John F. Houde
Michael I. Jordan
Dept. of Brain and Cognit. Sci., MIT, 79 Amherst St., Cambridge, MA 02139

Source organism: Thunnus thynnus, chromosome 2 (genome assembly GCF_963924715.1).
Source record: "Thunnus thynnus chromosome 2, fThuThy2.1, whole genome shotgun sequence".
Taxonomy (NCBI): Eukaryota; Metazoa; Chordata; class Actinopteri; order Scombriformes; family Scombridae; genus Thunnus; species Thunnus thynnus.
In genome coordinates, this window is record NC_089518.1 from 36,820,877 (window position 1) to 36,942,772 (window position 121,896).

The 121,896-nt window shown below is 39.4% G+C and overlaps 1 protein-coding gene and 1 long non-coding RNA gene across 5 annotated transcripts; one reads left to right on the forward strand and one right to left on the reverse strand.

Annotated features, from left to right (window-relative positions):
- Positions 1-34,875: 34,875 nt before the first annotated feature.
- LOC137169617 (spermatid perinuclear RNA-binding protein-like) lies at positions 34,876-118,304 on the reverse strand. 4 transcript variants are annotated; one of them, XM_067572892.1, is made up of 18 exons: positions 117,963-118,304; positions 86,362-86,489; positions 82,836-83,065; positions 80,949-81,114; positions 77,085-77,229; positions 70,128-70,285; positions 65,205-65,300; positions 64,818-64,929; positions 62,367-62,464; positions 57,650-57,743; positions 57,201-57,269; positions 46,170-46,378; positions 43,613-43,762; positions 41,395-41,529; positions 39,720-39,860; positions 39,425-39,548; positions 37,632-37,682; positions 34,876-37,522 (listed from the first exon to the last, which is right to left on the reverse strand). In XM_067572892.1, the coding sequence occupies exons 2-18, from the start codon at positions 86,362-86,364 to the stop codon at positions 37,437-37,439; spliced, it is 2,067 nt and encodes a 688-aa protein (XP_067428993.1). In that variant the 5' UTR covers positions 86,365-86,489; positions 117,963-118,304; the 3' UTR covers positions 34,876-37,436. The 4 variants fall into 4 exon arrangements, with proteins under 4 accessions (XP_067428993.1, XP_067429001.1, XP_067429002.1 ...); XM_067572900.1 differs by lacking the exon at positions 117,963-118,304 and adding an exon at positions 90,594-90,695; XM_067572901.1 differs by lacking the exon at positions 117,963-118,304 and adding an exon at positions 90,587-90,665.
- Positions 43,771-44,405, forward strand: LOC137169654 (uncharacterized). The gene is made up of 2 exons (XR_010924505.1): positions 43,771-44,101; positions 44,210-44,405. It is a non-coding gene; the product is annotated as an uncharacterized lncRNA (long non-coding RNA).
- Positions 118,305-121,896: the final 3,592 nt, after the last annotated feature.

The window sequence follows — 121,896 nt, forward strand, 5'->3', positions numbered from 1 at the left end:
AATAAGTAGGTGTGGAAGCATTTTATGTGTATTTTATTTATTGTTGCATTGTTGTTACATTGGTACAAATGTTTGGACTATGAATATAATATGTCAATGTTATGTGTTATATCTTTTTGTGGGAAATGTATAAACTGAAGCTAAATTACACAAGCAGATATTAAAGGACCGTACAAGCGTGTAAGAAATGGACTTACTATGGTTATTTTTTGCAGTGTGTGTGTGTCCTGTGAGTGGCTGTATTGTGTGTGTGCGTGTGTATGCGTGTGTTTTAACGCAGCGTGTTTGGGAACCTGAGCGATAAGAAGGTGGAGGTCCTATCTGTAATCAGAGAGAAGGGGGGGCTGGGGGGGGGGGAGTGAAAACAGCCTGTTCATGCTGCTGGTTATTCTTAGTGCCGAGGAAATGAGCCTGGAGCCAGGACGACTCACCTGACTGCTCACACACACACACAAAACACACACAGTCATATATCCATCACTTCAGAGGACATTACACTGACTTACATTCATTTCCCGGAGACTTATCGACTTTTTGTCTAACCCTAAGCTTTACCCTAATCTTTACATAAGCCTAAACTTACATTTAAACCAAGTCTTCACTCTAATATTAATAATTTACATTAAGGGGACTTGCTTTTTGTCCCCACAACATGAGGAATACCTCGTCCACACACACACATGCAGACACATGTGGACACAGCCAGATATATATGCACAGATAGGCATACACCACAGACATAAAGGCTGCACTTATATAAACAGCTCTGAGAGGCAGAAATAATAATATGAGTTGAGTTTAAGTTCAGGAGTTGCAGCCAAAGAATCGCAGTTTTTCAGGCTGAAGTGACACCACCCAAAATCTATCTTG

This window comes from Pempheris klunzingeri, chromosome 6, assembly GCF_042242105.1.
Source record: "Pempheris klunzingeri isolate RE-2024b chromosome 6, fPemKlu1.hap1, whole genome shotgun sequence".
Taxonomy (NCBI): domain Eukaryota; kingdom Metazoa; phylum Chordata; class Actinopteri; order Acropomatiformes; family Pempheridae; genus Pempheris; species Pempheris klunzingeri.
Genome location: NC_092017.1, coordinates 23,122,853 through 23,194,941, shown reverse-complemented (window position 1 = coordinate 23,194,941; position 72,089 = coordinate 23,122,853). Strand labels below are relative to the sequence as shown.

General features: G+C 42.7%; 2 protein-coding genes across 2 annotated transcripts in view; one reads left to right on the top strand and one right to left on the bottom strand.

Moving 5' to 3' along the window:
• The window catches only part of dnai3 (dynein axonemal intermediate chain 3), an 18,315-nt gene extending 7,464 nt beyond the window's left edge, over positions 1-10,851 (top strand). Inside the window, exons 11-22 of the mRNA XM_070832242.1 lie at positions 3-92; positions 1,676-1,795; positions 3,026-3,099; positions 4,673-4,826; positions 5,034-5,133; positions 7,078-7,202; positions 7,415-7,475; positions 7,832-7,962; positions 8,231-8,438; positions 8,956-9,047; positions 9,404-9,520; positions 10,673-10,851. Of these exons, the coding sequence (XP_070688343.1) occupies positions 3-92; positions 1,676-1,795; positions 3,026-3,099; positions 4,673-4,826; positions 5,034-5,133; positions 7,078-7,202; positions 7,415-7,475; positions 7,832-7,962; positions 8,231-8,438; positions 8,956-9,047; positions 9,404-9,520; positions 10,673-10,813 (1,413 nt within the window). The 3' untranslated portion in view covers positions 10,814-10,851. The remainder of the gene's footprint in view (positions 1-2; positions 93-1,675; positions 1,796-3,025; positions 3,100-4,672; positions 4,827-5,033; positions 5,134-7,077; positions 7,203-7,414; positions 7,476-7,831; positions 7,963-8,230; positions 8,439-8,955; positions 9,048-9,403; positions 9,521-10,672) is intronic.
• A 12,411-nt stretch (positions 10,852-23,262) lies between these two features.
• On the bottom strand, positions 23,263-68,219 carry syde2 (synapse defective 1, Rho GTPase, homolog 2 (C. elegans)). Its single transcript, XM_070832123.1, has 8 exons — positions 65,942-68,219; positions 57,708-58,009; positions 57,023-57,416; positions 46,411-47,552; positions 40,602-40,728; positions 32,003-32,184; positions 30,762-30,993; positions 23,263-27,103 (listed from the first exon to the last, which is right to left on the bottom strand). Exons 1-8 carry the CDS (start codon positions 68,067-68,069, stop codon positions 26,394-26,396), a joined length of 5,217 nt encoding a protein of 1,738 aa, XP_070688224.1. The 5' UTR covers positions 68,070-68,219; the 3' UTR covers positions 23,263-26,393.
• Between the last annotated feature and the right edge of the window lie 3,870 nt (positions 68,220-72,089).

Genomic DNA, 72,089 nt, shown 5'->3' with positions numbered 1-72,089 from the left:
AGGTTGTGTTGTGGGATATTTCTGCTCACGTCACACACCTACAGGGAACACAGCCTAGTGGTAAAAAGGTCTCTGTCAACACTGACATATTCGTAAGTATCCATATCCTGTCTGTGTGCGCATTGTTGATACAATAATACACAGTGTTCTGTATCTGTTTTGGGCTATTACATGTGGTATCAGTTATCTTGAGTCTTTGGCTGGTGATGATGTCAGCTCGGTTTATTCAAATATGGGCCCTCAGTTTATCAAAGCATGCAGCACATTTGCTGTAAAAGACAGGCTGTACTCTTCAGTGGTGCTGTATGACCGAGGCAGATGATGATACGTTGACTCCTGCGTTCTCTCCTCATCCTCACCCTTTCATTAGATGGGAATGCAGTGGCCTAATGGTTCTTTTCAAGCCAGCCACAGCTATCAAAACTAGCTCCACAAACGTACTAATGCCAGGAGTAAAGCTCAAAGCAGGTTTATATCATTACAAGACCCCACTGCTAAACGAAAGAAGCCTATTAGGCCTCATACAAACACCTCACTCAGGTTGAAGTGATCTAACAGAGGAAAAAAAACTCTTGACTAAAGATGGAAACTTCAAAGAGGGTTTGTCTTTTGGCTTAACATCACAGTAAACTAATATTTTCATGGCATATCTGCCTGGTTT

This study investigated the ability of the speech production system to learn to compensate for changes in auditory feedback. The setup used for this was a DSP system that transformed the immediate feedback a subject received when speaking. This system can analyze a subject's speech into a formantlike representation, possibly alter it, and then use it to resynthesize speech which is fed back to the subject with no noticeable delay (16 ms). The first of the experiments investigated whether subjects would learn to compensate for a change in vowel identity when producing CVC words. It was found that compensatory articulations were indeed learned, and that these persisted even when no auditory feedback was provided. The findings suggest similarities between speech and other sensorimotor tasks, such as reaching, which also show such adaptation. Other experiments characterizing the degree to which this effect generalizes across differing word and vowel environments will also be presented.